The Mirage III is a supersonic fighter aircraft designed by Dassault Aviation during the late 1950s, and manufactured both in France and a number of other countries. It was a successful fighter aircraft, being sold to many air forces around the world and remaining in production for over a decade. Some of the world's smaller air forces still fly Mirage IIIs or variants as front-line equipment today.
The prototype Mirage III flew on 17 November 1956, and attained a speed of Mach 1.52 on its seventh flight and Mach 1.8 in September 1957. The success of the Mirage III prototype resulted in an order for 10 pre-production Mirage IIIAs.
The first Mirage IIIA flew in May 1958, and eventually was clocked at Mach 2.2, making it the first European aircraft to exceed Mach 2 in level flight.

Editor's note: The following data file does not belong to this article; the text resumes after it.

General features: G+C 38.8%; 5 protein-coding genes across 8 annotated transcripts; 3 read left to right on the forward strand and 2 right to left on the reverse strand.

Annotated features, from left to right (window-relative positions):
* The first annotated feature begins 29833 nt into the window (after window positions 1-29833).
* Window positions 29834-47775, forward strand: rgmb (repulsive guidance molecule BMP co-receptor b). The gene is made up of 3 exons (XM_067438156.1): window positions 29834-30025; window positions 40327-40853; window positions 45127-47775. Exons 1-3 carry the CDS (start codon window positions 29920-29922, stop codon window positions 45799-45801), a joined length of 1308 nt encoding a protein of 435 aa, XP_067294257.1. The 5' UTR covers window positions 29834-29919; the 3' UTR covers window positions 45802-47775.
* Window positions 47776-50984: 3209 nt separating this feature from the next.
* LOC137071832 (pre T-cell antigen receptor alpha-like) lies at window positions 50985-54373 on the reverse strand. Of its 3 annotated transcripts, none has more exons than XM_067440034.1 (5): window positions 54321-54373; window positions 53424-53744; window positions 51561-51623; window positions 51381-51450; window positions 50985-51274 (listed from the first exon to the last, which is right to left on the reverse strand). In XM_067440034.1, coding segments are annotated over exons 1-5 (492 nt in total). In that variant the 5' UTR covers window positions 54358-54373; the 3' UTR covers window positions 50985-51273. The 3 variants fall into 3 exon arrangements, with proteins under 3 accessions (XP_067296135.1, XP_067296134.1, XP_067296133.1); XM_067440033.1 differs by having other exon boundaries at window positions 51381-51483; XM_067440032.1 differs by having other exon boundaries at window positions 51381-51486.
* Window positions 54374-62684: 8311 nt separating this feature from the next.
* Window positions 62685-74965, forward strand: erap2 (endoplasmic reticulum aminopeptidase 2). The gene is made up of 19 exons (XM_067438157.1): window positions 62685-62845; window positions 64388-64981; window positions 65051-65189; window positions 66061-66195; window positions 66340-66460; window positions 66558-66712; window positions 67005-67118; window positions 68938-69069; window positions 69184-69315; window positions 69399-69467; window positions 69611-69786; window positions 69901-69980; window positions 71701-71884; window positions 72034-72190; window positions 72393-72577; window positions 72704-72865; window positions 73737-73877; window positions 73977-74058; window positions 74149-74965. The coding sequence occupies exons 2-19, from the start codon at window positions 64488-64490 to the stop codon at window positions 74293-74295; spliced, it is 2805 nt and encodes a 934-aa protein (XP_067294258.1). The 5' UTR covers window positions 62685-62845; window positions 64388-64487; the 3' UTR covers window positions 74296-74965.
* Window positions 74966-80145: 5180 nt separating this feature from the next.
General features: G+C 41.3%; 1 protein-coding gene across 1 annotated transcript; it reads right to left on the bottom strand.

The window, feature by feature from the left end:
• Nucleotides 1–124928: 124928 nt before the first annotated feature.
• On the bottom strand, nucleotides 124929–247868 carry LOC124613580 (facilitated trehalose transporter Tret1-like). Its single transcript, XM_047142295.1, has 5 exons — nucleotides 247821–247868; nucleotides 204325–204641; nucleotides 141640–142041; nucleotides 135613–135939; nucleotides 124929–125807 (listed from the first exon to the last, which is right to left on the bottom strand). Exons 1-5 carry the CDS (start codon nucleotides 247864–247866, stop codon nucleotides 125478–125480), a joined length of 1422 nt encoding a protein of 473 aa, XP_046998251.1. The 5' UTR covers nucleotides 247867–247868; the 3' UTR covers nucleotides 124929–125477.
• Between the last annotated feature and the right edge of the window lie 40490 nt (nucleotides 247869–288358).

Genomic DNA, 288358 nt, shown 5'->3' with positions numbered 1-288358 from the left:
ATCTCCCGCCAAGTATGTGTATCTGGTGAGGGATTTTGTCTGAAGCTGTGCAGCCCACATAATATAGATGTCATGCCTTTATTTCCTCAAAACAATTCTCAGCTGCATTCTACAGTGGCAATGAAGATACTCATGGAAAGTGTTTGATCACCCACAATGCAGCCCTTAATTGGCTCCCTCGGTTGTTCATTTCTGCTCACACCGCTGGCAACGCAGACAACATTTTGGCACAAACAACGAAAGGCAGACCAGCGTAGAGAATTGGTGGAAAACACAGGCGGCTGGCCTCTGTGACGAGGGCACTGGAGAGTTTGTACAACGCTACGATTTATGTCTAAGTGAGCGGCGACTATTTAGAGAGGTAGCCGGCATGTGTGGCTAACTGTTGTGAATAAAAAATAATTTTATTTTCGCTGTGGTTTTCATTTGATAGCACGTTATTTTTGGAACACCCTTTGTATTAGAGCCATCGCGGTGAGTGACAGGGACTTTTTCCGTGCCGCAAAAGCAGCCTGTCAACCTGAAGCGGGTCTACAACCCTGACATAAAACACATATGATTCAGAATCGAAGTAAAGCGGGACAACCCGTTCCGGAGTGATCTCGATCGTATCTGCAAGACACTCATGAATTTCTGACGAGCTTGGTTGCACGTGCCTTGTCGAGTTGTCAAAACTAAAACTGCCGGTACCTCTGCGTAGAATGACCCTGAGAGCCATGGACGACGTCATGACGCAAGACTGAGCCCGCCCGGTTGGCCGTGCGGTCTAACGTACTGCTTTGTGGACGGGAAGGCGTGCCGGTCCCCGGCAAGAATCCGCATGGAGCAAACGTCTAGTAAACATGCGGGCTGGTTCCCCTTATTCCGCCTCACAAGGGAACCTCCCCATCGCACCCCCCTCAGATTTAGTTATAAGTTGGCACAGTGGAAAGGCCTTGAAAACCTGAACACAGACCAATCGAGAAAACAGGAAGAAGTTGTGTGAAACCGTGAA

The first major production model of the Mirage series, the Mirage IIIC, first flew in October 1960. The IIIC was largely similar to the IIIA, though a little under a half meter longer and brought up to full operational fit. The IIIC was a single-seat interceptor, with an Atar 09B turbojet engine, featuring an "eyelet" style variable exhaust.
The Mirage IIIC was armed with twin 30 mm DEFA revolver-type cannon, fitted in the belly with the gun ports under the air intake. Early Mirage IIIC production had three stores pylons, one under the fuselage and one under each wing, but another outboard pylon was quickly added to each wing, for a total of five. The outboard pylon was intended to carry a AIM-9 Sidewinder air-to-air missile (AAM), later replaced by Matra Magic.
A total of 95 Mirage IIICs were obtained by the French Air Force (Armée de l'Air, AdA), with initial operational deliveries in July 1961. The Mirage IIIC remained in service with the AdA until 1988.
Source: Wikipedia, "Dassault Mirage III", available under the CC-BY-SA License.